February ’21 Meeting Wrap Up

2020 Annual Report

Every February, we give a recap of how the Guild did over the last year and publish our annual report. We briefly went through some highlights of the crazy year that was 2020 and some of our goals for 2021 at the meeting. We also recently found out the Textile Center will not be renting meeting space for the rest of the year, which means our meetings will remain virtual. You can read the whole annual report here.

Volunteers Needed!

The Guild is completely run by volunteers and we can use a few good people to help out!

  • Programming Director – Unfortunately, our fabulous Programming Director, Jess Dahlberg, needs to step down from her role. We are looking for someone to fill this position on the board. This person would be responsibly for sourcing and hiring teachers and speakers for meetings, planning non-speaker meetings such as the picnic and State Fair Show & Tell, and working with local dyers and yarn stores for trunk shows and vending at meetings. They attend monthly board meetings and work with a budget. We currently have programming booked through May and the board is working on more of the year already. Do not worry if you are not Zoom savvy, we have members of the board who handle this part of our meetings. This position is for a three-year term with the option to hold a second term. Contact Kathy for more information.
  • Meeting Recording Editor – We record our meetings on Zoom for members to access. We could use help with editing the videos to post. Please contact Kate at for more information.
  • Writers for Our Blog – Have an idea for a post on our blog? We are looking for tips & tricks, stories about your knitting process or a particular project, tales of knitting travel, or anything that would be of interest to knitters. Contact Kate or Melissa if you are interested.

Yarnover Chair

We send out a big thank you to Shelley Hermanson who has decided to step down as chair of the Yarnover Committee after 20 years! Shelley is a huge part of why Yarnover is such the great event it is today.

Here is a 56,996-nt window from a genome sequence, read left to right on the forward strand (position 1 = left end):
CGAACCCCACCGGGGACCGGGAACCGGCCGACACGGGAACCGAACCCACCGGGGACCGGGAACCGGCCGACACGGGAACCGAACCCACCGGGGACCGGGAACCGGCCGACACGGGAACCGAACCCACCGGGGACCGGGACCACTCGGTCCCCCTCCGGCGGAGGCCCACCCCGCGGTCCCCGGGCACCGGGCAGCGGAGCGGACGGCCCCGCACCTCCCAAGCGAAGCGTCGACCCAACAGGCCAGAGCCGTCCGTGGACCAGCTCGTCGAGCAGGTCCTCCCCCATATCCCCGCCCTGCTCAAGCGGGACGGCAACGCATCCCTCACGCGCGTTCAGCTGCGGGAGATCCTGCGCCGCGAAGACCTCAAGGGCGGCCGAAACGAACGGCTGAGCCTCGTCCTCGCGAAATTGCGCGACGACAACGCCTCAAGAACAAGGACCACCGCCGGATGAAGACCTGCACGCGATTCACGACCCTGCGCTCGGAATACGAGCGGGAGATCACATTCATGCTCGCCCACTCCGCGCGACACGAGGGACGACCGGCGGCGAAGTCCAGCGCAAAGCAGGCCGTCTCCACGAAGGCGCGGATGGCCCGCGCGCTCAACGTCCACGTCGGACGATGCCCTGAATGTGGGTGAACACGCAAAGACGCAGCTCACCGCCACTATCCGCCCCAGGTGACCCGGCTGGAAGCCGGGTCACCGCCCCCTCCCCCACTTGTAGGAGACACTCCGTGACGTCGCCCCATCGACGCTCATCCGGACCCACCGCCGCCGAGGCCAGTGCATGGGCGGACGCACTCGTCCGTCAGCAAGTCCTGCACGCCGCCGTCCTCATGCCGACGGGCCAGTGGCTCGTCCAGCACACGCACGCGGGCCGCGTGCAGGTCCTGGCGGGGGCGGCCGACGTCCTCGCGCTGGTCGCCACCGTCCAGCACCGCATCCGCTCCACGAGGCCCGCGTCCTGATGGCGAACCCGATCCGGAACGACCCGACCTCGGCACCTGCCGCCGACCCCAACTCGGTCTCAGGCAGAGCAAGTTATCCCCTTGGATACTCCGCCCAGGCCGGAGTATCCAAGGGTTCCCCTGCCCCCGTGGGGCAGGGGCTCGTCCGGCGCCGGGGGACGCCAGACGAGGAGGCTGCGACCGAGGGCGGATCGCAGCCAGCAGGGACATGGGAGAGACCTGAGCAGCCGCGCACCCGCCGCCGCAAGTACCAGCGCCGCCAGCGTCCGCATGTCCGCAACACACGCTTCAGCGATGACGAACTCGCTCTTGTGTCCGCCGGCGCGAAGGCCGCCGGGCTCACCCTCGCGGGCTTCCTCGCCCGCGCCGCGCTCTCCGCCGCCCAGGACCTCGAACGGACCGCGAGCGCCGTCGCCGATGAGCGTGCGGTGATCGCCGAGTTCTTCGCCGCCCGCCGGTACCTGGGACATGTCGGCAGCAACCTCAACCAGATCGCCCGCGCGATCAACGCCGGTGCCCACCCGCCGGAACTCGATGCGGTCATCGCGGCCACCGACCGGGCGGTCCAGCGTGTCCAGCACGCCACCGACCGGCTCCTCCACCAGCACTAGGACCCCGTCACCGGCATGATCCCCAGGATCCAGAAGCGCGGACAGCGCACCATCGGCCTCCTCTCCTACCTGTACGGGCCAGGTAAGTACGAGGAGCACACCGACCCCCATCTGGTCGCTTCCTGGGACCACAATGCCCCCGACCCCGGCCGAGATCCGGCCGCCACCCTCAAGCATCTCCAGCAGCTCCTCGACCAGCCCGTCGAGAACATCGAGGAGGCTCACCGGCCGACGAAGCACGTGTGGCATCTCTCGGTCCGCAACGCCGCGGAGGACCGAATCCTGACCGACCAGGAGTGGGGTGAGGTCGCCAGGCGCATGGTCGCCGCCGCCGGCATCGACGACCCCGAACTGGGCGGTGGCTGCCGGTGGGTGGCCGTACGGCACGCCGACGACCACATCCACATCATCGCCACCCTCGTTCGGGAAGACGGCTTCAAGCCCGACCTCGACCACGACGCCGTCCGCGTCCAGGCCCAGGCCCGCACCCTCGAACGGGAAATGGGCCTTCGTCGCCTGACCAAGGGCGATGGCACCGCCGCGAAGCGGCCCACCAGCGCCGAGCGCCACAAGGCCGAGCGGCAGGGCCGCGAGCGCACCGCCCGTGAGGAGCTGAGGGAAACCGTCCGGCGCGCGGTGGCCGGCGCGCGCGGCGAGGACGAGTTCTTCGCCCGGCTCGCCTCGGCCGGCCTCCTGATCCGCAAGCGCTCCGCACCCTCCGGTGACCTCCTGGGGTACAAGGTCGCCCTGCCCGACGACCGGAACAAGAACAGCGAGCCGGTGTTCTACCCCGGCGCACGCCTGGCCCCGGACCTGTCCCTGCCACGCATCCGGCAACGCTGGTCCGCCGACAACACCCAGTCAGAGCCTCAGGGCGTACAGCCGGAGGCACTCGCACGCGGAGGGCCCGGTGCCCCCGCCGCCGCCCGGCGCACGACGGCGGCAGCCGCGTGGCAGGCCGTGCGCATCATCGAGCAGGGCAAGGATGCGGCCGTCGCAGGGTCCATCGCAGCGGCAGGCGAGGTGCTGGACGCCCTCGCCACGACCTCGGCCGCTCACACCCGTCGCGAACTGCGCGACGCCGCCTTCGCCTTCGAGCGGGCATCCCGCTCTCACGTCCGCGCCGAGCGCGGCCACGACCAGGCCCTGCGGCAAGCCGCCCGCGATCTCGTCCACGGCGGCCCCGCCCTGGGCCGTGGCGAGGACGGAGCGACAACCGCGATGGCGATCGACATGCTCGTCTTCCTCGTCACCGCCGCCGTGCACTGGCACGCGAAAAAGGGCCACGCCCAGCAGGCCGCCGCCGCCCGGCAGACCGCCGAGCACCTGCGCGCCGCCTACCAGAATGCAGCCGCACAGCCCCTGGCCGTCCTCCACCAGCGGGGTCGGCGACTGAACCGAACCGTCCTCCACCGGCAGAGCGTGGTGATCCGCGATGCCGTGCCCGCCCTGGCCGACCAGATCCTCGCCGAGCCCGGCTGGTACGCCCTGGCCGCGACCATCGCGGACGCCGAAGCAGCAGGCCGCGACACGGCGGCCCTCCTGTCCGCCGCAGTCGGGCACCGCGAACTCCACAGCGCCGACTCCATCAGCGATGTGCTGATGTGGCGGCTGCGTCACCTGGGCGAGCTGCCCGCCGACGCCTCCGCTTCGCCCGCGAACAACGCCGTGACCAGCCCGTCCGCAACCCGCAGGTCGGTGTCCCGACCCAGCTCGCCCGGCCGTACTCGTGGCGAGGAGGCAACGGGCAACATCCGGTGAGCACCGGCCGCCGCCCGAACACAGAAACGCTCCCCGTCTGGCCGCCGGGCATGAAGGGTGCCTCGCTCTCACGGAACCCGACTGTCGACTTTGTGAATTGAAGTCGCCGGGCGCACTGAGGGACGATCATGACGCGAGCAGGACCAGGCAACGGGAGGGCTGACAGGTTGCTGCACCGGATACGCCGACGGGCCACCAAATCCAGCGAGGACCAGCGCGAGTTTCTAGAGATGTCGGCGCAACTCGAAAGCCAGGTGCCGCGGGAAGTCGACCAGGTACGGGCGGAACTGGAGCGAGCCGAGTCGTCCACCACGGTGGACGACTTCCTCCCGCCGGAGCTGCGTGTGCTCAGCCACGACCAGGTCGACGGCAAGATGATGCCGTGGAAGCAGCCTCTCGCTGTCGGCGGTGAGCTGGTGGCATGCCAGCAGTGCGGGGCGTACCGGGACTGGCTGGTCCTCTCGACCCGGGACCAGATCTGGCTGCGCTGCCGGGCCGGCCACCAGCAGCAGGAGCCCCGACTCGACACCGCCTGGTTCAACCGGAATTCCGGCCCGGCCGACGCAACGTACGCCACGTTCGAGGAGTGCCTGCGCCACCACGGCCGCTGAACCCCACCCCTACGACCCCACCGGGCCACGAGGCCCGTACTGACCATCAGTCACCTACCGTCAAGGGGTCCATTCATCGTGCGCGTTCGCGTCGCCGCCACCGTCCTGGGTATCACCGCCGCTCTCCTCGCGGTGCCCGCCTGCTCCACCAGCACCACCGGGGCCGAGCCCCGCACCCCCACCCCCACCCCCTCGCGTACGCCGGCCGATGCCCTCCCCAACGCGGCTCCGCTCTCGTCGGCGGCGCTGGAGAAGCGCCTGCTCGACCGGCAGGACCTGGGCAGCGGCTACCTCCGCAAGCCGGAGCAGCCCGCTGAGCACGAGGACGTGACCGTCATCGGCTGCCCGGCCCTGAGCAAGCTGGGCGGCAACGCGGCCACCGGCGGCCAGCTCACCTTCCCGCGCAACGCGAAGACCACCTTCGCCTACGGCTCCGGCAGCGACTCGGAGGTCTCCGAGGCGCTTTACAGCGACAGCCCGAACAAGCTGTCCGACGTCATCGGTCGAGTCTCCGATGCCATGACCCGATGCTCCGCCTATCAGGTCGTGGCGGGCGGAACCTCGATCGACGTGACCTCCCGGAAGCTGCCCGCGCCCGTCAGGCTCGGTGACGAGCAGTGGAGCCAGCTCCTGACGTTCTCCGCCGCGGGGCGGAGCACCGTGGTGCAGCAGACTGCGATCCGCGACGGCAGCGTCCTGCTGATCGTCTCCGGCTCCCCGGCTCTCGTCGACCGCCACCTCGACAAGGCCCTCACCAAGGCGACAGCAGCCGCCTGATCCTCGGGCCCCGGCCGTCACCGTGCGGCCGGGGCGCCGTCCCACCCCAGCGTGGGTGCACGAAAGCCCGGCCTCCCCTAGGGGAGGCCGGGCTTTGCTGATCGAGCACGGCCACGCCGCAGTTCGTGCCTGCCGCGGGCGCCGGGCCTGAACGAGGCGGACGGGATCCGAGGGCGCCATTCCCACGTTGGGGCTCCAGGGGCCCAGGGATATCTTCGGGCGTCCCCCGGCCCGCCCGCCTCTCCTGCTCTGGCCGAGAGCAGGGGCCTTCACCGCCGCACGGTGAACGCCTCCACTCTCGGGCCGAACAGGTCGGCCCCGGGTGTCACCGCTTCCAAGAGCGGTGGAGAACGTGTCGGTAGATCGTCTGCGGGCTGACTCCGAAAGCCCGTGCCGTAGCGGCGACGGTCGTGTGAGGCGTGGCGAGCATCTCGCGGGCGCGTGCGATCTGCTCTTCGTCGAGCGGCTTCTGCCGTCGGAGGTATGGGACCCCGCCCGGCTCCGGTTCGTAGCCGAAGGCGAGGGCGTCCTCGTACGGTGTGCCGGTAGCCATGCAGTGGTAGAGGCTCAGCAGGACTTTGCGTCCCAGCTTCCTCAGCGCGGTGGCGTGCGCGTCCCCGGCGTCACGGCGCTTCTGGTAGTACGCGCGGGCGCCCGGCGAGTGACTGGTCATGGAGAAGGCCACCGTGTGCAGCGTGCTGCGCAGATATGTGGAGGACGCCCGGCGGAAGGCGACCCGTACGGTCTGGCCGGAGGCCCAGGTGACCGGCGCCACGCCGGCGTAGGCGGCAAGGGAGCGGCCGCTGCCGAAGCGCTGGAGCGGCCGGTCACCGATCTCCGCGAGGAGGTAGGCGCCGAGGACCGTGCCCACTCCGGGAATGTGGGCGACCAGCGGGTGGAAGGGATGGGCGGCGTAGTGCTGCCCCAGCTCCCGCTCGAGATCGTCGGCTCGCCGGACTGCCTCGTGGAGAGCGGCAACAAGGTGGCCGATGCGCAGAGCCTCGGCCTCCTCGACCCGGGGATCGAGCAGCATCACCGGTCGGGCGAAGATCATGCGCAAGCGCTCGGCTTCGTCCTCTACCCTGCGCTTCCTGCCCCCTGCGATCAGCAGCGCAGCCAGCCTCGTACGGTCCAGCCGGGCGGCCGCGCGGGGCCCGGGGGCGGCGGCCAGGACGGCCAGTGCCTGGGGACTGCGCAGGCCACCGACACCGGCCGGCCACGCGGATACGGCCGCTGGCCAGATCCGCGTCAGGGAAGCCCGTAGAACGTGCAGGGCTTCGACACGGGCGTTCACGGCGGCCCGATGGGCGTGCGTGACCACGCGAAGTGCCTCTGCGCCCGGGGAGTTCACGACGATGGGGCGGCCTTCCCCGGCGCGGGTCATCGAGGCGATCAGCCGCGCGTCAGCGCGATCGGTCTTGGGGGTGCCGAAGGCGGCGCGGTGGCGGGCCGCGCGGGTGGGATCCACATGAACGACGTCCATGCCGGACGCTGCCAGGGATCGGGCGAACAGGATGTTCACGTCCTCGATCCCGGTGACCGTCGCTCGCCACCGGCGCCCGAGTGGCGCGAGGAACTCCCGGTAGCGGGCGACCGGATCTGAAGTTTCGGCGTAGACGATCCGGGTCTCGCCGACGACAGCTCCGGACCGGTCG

We’d also like to thank Sue Traczyk and Barb Lind who have been members of the committee for many years and are also stepping down.

That means we need a new chair for the Yarnover Committee. This person will be in charge of running the Yarnover committee meetings, hiring and liaising with teachers and speaker, controlling the Yarnover budget in conjunction with the Guild treasurer, securing a venue (2022 is already under contract), and keeping the board and Guild up-to-date on Yarnover. There is currently a committee in place with volunteers who have run the marketplace, registration, and door prizes for a few years. There are also board members who will be volunteering on the committee as well. If you are interested please email Kathy.

Service Knitting Update

Keep on knitting! Hats, mittens, fingerless mitts, scarves, lap blankets

How to get your items to the Service Committee:

1. Drive through drop-off: Sunday, April 25, 12-3pm, Textile Center

2. Potomac Bead Company, Alexandria, MN is accepting donations.

We’re looking for volunteers or shops to host drop-off events in greater Minnesota! The Guild will reimburse for shipping the items to the Service Committee. If interested, contact Dawn.

Please do not mail donations to the Textile Center at this time. Contact Dawn if you have a donation you cannot bring to a drop-off event.

Library Update

New Books

  • Embroidery On Knitting
  • Seasonal Slow Knitting
  • Kofteboken

Recent Magazine Renewals

  • Laine
  • Nomadic Knits
  • Pompom Quarterly

Questions? Requests? Contact Anne

You can browse the library online and checkout books! Visit the Textile Center website for more information.

Designer Spotlight

Our designer of the month is Sarah Schira of Imagined Landscapes. We all love her gnomes! She’ll be our April speaker and we’d love to surprise her with knit gnomes in everyone’s Zoom video. Use the code “MeetTheGnomes” on Ravelry or Payhip to get 20% off her gnome patterns through February. Browse all the gnomes on her website.

We’ll be having a casual gnome KAL in our Ravelry group.

These lucky Guild members have won free patterns from Sarah!

Kirsten Wedes

Marilyn Thompson

Karen Lehman was the lucky winner of a gnome kit during the trunk show from MUSE2320

Upcoming Meetings

March 16 – Kim McBrien Evans – Size Inclusivity

6:30 Trunk Show  – Indigo Dragonfly (Kim’s yarn line)